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ENGLISH GRAMMAR

SIMPLIFIED;

DESIGNED

TO FACILITATE THE STUDY OF THE

ENGLISH LANGUAGE;

COMPREHENDING TAR

PRINCIPLES AND RULES OF ENGLISH GRAMMAR

ILLUSTRATED BY

APPROPRIATE EXERCISES ;

TO WHICH

IS ADDED A SERIES

OF

QUESTIONS FOR EXAMINATION.

ABRIDGED

FOR THE USE OF SCHOOLS.

BY ALLEN FISK,
Author of Adam's Latin Grammar Simplified.

principles of knowledge become most intelligible to young persons, when they are explained ulcated by practical illustration and direction.

MURRAY.

TROY, N. Y.
PUBLISHED AND SOLD BY 2. CLARK.
SOLD ALSO BY H. STOCKWELL AND F. ADANCOURT.

Printed by Francis Adapcourt.

THE NEW YORK
PUBLIC LIBRARY
5416371

ASTOR, LESOX AND
TILDEN FOUNDATIONS

R 1950 L

NORTHERN DISTRICT OF NEW-YORK, TO WIT :

BE IT REMEMBERED, that' on the twenty-fifth day of May, in the forly (L. S.) sixth year of the Independence of the United States of America, A. I

1822, Allen Fisk, of the said district, has deposited in this office the title « a book the right whereof he claims as author, in the words following, to wit :

Murray?: English Grammar Simplified ; designed to facilitate the study of the Englis language ; comprehending the principles and rnles of English grammar, illustrated h appropriate exercises; to which is adried a series of questions for examination. Abrid ed for the use of schools. By Allen Fisk, author of Adam's Latin grammar, simplifier

The principles of knowledge become piost intelligible to young persons when they ai explained and inculcated by practical illustration and direction.

Murray. Io conformity to the act of the Congress of the United States, entitled “ An act for th encouragement of learning, hy securing the copies of Maps, Charts, and Books, to th authors and proprietors of such copies, during the times therein mentioned";" and also to the act entitled “ An act supplementary to an act entitled An act for the encouragi ment of learning, hy securing the copies of Maps, Charts, and Books, to the author and proprietors of such copies during the times therin mentioned,' and extending the h pefits thereof to the arts of Designing, Engraving and Etching historical and other print

RICHARD R. LANSING, Clerk of the

Northern District of New York,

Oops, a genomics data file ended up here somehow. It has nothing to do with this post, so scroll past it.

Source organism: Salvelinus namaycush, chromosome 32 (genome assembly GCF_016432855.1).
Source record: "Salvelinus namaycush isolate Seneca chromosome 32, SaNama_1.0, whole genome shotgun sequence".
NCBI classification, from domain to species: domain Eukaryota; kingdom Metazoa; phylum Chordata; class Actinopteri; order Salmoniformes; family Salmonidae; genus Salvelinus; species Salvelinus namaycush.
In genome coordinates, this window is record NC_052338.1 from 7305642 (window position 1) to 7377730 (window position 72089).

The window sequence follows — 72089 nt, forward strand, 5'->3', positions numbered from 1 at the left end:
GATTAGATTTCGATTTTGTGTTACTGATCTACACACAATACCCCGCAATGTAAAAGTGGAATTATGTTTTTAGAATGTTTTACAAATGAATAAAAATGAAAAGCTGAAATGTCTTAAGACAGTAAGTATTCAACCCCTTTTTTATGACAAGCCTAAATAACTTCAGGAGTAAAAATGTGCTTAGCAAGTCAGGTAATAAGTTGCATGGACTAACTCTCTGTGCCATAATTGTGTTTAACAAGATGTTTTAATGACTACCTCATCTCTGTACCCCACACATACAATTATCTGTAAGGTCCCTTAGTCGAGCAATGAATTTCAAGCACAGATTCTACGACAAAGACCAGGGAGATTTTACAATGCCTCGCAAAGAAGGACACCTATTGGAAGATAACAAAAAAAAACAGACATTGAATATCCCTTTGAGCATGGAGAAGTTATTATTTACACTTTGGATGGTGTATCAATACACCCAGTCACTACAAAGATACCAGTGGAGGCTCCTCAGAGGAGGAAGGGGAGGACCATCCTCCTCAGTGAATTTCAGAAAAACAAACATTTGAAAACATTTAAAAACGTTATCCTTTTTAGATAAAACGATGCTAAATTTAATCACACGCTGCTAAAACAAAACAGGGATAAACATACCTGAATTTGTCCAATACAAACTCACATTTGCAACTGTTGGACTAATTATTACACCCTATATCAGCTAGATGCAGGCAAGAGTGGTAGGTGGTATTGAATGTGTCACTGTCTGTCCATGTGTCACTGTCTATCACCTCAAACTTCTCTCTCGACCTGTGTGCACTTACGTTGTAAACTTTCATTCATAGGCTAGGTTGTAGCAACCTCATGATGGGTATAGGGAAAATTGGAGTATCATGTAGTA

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INTRODUCTION.

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JINDLEY MURRAY's English Grammar has been so long an iomate of OUT cademies and schools of almost every grade, that its merits are familiar to all. has stood the test of criticism, and been pronounced by the best judges, both this country and in Great Britain, the most complete English grammar ex. nl. Todeed it is generally allowed, that Mr. Murray has done more to eluci. ite the principles of our language, and to fix our grammar on its goly just uodation; the established practice of our best speakers and writers, than any her grammarian whatever. His grammar is therefore justly considered a andard work, whose authority may be appealed to with safety, on doubisul or sputed points. But it were roog to jofer that, because Murray's grammar is a work of eat and acknowledged excellence, it is therefore perfect and incapable of fur2r improvement. Such a principle would have precluded us from tbe benefit er . en of Mr. Murray's labours. He has made great improvement in the works his predecessors; and his successors will doubtless find room for some im. ovement in his work. Jo fact it seems to be generally conceded, at the preso 1 day, that, in point of atrangeaient at least, the work in question is not so :11 adapted to the use of schools and the comprehension of juvenile miods, as night be. The author's plan, when properly carried iglo effect; was no doubt ood one. Io his “General Directions for using the Exercises,” he says, “ As po as the learner las committed to memory the definitions of the article and ostantive, as expressed in the grammar, he should be employed in parsing ose parts of speech, as they are arranged in the exercises. The learner vuld proceed in this manner, through all the definitions contained in Etynioy, regularly parsing the exercises on one definition before he applies to aner.” This plan, though excelleot in its general design, is yet defective, id as ch as it subjects the student to the task of committiog tbe definitions to me. sy before he uoderstands them, and as it postpones entirely the study of Syotill that of Etymology has been completed. Aod besides, the grammar and rcises - being in separate books, it has unfortunately happened that the her, especially the abridgment, has found its way into a great many ols, where the latter are

In defect of these, tbe student's ence has often been exhausted in committing the grammar, perhaps repeat, to memory with no apparent design or advantage ; and his courage disei biġ inaking his first essay in parsing, in promiscuous exercises ;~~as is a in arittimetic should first commit to memory all the rules and definitions in

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